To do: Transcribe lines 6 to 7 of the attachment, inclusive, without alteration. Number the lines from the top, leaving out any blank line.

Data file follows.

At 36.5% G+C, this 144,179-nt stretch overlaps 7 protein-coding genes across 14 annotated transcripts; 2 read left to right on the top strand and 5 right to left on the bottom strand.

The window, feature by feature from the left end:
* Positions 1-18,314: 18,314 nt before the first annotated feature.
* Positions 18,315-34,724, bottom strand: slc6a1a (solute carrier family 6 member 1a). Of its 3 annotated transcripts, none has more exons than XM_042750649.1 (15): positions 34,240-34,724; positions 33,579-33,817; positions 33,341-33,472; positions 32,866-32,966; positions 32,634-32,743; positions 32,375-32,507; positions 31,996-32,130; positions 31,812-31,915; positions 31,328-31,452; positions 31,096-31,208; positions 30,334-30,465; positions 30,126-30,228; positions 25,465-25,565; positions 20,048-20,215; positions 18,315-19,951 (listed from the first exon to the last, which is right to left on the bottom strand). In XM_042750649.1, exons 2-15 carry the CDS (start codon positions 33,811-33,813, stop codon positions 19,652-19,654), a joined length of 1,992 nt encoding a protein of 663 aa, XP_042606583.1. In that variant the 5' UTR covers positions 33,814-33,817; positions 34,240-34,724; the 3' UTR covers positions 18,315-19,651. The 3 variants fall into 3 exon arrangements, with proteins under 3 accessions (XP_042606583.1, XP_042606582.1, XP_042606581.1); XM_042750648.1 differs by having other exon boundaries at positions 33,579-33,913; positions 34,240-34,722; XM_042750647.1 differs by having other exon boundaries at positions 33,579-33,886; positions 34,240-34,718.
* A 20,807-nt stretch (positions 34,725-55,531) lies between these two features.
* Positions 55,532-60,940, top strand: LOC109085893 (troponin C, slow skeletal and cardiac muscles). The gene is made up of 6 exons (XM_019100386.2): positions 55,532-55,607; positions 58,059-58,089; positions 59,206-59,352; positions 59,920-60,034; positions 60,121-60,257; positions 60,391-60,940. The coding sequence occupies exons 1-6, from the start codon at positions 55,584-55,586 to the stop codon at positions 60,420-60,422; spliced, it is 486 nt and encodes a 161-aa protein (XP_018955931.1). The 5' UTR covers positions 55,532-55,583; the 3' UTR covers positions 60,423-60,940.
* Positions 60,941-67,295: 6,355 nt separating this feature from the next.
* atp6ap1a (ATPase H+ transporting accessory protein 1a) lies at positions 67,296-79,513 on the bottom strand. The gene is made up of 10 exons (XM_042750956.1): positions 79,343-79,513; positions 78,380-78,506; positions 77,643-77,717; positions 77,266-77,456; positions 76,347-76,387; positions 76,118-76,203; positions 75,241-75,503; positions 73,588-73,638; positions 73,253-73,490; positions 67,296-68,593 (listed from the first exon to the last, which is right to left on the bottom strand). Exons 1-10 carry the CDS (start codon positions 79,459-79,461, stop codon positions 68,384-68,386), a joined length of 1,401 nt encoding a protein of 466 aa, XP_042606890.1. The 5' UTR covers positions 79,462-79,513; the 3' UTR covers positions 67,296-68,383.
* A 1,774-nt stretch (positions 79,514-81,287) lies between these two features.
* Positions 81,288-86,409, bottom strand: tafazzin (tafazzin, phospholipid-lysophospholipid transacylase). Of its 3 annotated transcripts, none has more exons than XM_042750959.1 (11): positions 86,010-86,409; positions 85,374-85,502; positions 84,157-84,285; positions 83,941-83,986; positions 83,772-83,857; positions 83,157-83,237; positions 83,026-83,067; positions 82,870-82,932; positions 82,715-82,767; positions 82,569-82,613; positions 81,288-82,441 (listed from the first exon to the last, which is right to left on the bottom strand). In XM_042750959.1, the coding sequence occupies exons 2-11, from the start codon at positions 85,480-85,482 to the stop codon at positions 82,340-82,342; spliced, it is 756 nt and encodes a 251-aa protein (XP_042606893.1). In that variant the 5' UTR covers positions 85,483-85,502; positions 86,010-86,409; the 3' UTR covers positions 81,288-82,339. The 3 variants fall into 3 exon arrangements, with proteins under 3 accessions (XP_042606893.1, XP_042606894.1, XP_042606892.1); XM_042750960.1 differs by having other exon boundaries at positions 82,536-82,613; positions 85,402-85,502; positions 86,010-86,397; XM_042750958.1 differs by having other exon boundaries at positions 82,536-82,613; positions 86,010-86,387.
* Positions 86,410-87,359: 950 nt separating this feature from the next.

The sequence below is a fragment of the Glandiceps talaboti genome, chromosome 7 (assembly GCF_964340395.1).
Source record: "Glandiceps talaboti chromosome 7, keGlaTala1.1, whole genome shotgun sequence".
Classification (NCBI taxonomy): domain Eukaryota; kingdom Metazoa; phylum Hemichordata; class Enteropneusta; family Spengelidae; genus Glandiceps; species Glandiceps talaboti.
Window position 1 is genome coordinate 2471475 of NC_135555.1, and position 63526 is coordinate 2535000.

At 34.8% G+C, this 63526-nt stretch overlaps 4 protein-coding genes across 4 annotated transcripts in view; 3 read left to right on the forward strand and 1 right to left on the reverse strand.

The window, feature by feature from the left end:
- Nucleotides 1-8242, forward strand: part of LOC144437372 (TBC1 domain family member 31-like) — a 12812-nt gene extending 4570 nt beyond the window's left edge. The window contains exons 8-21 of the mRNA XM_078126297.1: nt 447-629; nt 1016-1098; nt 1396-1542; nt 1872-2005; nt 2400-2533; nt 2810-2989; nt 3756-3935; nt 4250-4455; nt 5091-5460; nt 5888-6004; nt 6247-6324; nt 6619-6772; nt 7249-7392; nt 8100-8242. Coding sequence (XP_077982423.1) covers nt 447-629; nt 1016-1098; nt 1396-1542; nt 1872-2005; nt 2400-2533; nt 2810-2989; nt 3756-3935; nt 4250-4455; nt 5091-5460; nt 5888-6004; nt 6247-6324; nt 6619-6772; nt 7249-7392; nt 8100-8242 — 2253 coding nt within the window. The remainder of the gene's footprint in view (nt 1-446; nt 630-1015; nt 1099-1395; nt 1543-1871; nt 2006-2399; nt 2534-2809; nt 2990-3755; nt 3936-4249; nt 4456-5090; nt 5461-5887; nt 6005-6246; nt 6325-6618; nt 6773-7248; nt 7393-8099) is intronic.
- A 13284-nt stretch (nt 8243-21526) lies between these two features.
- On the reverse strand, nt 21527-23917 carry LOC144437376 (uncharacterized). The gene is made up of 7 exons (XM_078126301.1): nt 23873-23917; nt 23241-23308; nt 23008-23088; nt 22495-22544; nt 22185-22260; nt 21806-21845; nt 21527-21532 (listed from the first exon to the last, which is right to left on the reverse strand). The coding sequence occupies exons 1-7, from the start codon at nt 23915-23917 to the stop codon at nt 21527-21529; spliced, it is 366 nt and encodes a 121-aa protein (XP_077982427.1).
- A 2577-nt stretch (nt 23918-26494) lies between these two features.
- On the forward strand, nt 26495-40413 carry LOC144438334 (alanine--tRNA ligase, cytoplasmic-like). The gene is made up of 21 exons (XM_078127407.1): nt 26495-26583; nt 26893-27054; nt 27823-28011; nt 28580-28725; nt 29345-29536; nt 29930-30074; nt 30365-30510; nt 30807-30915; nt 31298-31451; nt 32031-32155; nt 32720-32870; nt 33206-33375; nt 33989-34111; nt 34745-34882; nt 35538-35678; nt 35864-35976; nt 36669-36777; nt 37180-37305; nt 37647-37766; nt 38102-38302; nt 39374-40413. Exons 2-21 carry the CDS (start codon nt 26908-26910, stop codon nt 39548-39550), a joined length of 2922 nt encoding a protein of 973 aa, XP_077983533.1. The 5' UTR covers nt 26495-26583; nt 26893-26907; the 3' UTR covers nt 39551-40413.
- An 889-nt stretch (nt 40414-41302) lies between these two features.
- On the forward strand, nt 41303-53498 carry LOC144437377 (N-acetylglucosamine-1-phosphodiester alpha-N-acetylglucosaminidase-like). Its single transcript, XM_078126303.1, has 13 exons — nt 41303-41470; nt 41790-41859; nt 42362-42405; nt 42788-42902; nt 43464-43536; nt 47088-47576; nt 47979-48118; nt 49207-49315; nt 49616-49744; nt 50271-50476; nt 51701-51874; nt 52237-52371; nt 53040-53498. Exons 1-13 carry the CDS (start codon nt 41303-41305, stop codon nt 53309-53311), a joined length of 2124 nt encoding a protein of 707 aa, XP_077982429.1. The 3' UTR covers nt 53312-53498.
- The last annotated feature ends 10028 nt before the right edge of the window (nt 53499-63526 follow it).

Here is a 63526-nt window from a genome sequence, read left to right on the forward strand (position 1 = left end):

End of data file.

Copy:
* Positions 55,532-60,940, top strand: LOC109085893 (troponin C, slow skeletal and cardiac muscles). The gene is made up of 6 exons (XM_019100386.2): positions 55,532-55,607; positions 58,059-58,089; positions 59,206-59,352; positions 59,920-60,034; positions 60,121-60,257; positions 60,391-60,940. The coding sequence occupies exons 1-6, from the start codon at positions 55,584-55,586 to the stop codon at positions 60,420-60,422; spliced, it is 486 nt and encodes a 161-aa protein (XP_018955931.1). The 5' UTR covers positions 55,532-55,583; the 3' UTR covers positions 60,423-60,940.
* Positions 60,941-67,295: 6,355 nt separating this feature from the next.